Journal of Physical Chemistry C | Year: 2010

Adsorption of the brominated aromatic molecule 1,3,5-tris(4-bromophenyl) benzene on different metallic substrates, namely Cu(111), Ag(111), and Ag(110), has been studied by variable-temperature scanning tunneling microscopy (STM). Depending on substrate temperature, material, and crystallographic orientation, a surface-catalyzed dehalogenation reaction is observed. Deposition onto the catalytically more active substrates Cu(111) and Ag(110) held at room temperature leads to cleavage of carbon-bromine bonds and subsequent formation of protopolymers, i.e., radical metal coordination complexes and networks. However, upon deposition on Ag(111) no such reaction has been observed. Instead, various self-assembled ordered structures emerged, all based on intact molecules. Also sublimation onto either substrate held at ∼80 K did not result in any dehalogenation, thereby exemplifying the necessity of thermal activation. The observed differences in catalytic activity are explained by a combination of electronic and geometric effects. A mechanism is proposed, where initial charge transfer from substrate to adsorbate, followed by subsequent intramolecular charge transfer, facilitates C-Br bond homolysis. © 2010 American Chemical Society. Source

Eckert M.,Deutsches Museum
European Physical Journal: Special Topics | Year: 2015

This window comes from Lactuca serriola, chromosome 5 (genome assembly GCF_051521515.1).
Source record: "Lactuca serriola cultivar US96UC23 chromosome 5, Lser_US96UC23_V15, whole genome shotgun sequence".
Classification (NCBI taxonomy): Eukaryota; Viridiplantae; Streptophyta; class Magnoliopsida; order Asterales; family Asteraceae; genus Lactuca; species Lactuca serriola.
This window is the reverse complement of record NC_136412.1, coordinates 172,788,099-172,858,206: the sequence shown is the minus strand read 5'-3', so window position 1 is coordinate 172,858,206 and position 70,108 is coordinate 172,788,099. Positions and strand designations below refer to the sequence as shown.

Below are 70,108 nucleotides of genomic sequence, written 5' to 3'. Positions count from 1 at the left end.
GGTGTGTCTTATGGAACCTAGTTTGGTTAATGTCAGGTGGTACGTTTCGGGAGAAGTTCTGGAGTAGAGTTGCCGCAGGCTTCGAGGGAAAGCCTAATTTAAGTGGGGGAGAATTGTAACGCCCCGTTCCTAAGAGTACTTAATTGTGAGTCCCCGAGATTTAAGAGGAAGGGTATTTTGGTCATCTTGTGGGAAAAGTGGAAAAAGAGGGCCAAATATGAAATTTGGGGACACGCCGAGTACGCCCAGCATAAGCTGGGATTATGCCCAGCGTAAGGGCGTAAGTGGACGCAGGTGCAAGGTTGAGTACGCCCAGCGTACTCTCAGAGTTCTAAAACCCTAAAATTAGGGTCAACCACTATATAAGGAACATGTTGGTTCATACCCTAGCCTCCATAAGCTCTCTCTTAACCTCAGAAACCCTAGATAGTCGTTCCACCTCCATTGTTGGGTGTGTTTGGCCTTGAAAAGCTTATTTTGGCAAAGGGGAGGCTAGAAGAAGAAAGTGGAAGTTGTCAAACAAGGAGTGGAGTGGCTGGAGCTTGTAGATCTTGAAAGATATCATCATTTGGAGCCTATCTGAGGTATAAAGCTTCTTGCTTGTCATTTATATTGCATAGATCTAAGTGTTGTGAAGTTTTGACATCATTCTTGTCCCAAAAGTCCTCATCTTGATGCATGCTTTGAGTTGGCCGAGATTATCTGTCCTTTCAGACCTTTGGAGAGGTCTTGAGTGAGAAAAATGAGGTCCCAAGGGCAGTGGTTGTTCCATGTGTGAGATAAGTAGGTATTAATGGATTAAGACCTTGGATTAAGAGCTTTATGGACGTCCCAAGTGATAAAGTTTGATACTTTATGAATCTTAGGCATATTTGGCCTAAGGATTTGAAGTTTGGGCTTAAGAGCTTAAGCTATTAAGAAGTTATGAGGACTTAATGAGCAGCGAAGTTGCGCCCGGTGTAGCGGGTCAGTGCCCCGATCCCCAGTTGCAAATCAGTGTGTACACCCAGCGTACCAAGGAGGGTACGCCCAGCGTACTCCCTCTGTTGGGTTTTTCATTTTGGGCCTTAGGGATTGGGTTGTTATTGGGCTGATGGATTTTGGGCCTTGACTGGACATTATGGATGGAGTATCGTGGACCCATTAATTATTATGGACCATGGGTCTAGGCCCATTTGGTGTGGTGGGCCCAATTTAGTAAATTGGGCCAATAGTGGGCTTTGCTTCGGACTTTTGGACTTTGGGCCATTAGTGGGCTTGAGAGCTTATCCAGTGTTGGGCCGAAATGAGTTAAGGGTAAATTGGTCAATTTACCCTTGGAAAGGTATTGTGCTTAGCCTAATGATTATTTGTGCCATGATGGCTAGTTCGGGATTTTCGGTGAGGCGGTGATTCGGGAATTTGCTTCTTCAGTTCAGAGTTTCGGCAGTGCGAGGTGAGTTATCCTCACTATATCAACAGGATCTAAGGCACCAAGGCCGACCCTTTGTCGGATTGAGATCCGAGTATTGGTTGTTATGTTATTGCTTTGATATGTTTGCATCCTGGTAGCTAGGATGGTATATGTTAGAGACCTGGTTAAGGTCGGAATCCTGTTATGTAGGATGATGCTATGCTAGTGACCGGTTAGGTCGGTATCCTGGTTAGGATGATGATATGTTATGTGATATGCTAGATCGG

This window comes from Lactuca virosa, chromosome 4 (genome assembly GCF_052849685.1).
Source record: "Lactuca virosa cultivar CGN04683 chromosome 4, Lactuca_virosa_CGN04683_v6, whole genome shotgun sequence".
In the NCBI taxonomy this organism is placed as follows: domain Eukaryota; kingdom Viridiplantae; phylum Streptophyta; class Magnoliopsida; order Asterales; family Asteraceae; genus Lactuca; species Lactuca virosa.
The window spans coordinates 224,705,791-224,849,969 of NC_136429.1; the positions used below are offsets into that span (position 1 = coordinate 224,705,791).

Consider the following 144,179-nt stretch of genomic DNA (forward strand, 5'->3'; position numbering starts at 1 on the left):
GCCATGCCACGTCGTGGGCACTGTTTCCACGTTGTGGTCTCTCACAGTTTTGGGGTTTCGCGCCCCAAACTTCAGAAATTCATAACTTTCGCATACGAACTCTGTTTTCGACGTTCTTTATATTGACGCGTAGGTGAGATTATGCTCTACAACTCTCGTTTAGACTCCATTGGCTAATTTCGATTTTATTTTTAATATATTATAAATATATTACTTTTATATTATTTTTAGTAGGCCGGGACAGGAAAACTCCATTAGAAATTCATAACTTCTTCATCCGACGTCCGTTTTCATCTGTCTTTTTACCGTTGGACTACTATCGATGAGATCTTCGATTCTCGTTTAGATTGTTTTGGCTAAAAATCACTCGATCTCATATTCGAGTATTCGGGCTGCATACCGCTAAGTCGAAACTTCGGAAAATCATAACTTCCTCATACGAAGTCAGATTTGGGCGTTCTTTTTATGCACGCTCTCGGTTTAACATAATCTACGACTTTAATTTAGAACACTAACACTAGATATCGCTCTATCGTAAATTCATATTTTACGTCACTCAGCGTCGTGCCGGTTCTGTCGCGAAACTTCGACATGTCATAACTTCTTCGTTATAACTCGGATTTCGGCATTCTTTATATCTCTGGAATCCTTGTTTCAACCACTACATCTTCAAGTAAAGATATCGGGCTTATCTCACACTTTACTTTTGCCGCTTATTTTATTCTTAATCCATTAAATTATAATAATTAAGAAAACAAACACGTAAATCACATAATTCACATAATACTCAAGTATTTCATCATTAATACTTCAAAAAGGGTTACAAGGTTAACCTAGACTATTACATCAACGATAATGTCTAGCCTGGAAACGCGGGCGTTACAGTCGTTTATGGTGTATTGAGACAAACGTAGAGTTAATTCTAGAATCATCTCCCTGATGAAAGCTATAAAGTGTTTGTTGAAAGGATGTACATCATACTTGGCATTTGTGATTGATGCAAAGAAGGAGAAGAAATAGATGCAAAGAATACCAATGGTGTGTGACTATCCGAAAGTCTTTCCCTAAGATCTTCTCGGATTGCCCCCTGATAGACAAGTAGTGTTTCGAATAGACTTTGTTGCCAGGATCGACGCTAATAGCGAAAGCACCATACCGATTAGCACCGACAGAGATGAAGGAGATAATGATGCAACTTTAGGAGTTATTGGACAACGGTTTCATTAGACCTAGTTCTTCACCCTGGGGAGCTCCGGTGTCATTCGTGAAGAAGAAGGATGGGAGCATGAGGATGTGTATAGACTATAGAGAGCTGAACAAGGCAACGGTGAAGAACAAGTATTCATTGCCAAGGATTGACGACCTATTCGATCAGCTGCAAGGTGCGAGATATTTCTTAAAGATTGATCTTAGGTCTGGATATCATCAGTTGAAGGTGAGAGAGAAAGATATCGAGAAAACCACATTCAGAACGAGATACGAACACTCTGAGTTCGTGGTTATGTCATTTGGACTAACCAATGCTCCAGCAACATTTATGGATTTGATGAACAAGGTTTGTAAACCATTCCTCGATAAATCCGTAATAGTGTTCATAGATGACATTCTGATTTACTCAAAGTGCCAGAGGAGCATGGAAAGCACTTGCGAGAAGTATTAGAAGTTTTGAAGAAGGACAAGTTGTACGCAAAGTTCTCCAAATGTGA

Sommerfeld was deeply interested in the nature of X-rays. In 1900 he concluded from diffraction experiments on slits that, if X-rays are electromagnetic radiation, their “impulse width” should be of the order of magnitude of the size of molecules. In 1905 Sommerfeld regarded it “a shame that after ten years after Röntgen’s discovery one still does not know what is going on with X-rays”. When he became Röntgen’s colleague a year later, he perceived this shame even more as a challenge. By that time it was discovered that X-rays come in two varieties. One sort of X-rays was independent of the anti-cathode material and could be explained by Sommerfeld in 1909 as “Bremsstrahlung”, i.e. as an electromagnetic radiation caused by the deceleration of electrons at their impact in the anti-cathode. The other part had the character of a fluorescent radiation. The “Bremsstrahlung” was polarized and displayed an angular distribution of intensity with a characteristic shape dependent on the energy of the electrons at the impact in the anti-cathode; the other part was unpolarized and characteristic for the material of the anti-cathode. Sommerfeld’s “Bremsstrahlen”-theory could not be elaborated without further assumptions about the impact of electrons in the anticathode. Sommerfeld closed his theory by a quantum hypothesis: He linked the time required to stop an electron, t, and the energy released in this process, E, to Planck’s quantum of action, h, via tE = h. This so-called h-hypothesis became the subject of Sommerfeld’s presentation at the first Solvay Conference. Although met with criticism, the quantum effort at Munich raised curiosity. Sommerfeld attempted to verify this hypothesis theoretically and experimentally in his institute with Walther Friedrich, his experimental assistant. Friedrich, a doctoral student from Röntgen’s institute, was persuaded however by Max Laue, then Sommerfeld’s Privatdozent, to perform another experiment which led to the discovery of X-ray diffraction in crystals. Their sensational result, obtained in spring 1912, was among the subjects for the second Solvay Conference in 1913. Sommerfeld regarded this experiment the most important achievement of his institute – and silently buried the h-hypothesis which turned out to be one of the dead-ends of the early quantum theory. © 2015 EDP Sciences, Springer-Verlag. Source